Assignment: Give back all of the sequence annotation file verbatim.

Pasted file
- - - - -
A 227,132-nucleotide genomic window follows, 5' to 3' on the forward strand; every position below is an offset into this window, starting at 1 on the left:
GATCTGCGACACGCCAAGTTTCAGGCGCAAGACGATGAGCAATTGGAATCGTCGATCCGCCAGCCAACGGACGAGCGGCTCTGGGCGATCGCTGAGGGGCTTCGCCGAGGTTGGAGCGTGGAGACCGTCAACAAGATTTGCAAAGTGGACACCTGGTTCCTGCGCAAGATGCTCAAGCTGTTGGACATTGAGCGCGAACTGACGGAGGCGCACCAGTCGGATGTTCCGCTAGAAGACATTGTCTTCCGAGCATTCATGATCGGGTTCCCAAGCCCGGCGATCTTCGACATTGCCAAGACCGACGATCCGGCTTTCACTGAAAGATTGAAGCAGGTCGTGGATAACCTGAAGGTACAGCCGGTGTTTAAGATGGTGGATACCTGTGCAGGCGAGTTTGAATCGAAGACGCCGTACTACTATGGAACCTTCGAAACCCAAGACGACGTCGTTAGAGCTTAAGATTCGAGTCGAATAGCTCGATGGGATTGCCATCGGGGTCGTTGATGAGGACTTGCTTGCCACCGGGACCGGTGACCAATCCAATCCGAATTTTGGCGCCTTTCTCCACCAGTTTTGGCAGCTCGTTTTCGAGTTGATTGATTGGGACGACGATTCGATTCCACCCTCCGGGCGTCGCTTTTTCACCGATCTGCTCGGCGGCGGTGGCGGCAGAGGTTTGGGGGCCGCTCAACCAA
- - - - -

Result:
A 227,132-nucleotide genomic window follows, 5' to 3' on the forward strand; every position below is an offset into this window, starting at 1 on the left:
GATCTGCGACACGCCAAGTTTCAGGCGCAAGACGATGAGCAATTGGAATCGTCGATCCGCCAGCCAACGGACGAGCGGCTCTGGGCGATCGCTGAGGGGCTTCGCCGAGGTTGGAGCGTGGAGACCGTCAACAAGATTTGCAAAGTGGACACCTGGTTCCTGCGCAAGATGCTCAAGCTGTTGGACATTGAGCGCGAACTGACGGAGGCGCACCAGTCGGATGTTCCGCTAGAAGACATTGTCTTCCGAGCATTCATGATCGGGTTCCCAAGCCCGGCGATCTTCGACATTGCCAAGACCGACGATCCGGCTTTCACTGAAAGATTGAAGCAGGTCGTGGATAACCTGAAGGTACAGCCGGTGTTTAAGATGGTGGATACCTGTGCAGGCGAGTTTGAATCGAAGACGCCGTACTACTATGGAACCTTCGAAACCCAAGACGACGTCGTTAGAGCTTAAGATTCGAGTCGAATAGCTCGATGGGATTGCCATCGGGGTCGTTGATGAGGACTTGCTTGCCACCGGGACCGGTGACCAATCCAATCCGAATTTTGGCGCCTTTCTCCACCAGTTTTGGCAGCTCGTTTTCGAGTTGATTGATTGGGACGACGATTCGATTCCACCCTCCGGGCGTCGCTTTTTCACCGATCTGCTCGGCGGCGGTGGCGGCAGAGGTTTGGGGGCCGCTCAACCAA